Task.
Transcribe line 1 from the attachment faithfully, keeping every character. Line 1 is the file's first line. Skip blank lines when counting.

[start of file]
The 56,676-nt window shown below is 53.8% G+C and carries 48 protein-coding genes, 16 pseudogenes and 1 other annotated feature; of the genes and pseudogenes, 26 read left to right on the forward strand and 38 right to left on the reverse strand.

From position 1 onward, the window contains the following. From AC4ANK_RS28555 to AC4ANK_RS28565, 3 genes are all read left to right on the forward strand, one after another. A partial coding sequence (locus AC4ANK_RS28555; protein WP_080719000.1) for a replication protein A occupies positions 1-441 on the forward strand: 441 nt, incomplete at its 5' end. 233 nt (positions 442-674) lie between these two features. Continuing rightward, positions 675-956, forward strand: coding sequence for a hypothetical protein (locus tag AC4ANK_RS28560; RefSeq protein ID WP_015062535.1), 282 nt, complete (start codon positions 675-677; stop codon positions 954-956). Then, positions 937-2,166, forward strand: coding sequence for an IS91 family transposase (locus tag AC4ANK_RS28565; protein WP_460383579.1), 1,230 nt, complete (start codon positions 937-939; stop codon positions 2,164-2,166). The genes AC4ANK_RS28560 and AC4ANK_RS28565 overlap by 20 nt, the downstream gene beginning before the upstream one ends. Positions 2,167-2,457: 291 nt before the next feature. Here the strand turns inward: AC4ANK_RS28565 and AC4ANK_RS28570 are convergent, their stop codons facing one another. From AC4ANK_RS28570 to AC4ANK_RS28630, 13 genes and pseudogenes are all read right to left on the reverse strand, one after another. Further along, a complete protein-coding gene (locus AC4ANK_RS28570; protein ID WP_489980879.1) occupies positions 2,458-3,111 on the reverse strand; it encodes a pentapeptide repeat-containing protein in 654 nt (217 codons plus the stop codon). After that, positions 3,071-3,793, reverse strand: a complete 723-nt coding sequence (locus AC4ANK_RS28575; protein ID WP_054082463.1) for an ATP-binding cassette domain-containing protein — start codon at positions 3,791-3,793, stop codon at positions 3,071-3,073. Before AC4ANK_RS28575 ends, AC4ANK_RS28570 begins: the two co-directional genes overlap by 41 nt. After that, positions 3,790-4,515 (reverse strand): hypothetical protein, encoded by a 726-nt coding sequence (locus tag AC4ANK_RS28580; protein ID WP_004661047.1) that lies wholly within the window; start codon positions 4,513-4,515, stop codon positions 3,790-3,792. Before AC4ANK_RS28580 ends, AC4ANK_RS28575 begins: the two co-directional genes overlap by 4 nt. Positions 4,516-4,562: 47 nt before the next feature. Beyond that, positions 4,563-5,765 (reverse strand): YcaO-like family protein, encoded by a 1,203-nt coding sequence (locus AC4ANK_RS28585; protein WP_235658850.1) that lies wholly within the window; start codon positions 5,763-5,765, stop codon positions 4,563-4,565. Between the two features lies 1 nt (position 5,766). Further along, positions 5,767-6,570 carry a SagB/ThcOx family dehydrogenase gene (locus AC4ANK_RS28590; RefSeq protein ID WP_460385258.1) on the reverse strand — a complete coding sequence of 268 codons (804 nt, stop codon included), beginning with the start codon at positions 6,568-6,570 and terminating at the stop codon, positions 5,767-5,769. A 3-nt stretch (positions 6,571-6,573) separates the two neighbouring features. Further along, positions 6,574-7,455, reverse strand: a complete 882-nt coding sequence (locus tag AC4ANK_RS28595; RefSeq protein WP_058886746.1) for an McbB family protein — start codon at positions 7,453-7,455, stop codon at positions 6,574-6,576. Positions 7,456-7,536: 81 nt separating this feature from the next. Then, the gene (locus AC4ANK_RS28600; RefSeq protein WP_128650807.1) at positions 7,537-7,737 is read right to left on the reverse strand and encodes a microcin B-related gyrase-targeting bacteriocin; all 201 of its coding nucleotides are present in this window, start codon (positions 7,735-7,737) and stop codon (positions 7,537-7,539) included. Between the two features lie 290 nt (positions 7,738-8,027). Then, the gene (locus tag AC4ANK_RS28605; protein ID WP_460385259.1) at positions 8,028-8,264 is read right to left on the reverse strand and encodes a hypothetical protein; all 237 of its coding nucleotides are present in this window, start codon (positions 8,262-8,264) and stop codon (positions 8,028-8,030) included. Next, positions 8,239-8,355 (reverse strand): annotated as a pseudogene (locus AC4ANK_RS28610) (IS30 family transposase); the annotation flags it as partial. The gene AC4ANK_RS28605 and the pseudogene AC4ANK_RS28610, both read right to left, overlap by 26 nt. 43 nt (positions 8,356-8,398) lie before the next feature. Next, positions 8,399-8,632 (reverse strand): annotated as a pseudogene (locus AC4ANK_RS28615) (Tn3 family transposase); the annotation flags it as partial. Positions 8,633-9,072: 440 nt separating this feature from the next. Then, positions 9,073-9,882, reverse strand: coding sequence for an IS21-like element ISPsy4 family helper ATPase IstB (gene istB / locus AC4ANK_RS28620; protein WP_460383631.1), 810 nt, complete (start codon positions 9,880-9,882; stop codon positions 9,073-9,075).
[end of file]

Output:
The 56,676-nt window shown below is 53.8% G+C and carries 48 protein-coding genes, 16 pseudogenes and 1 other annotated feature; of the genes and pseudogenes, 26 read left to right on the forward strand and 38 right to left on the reverse strand.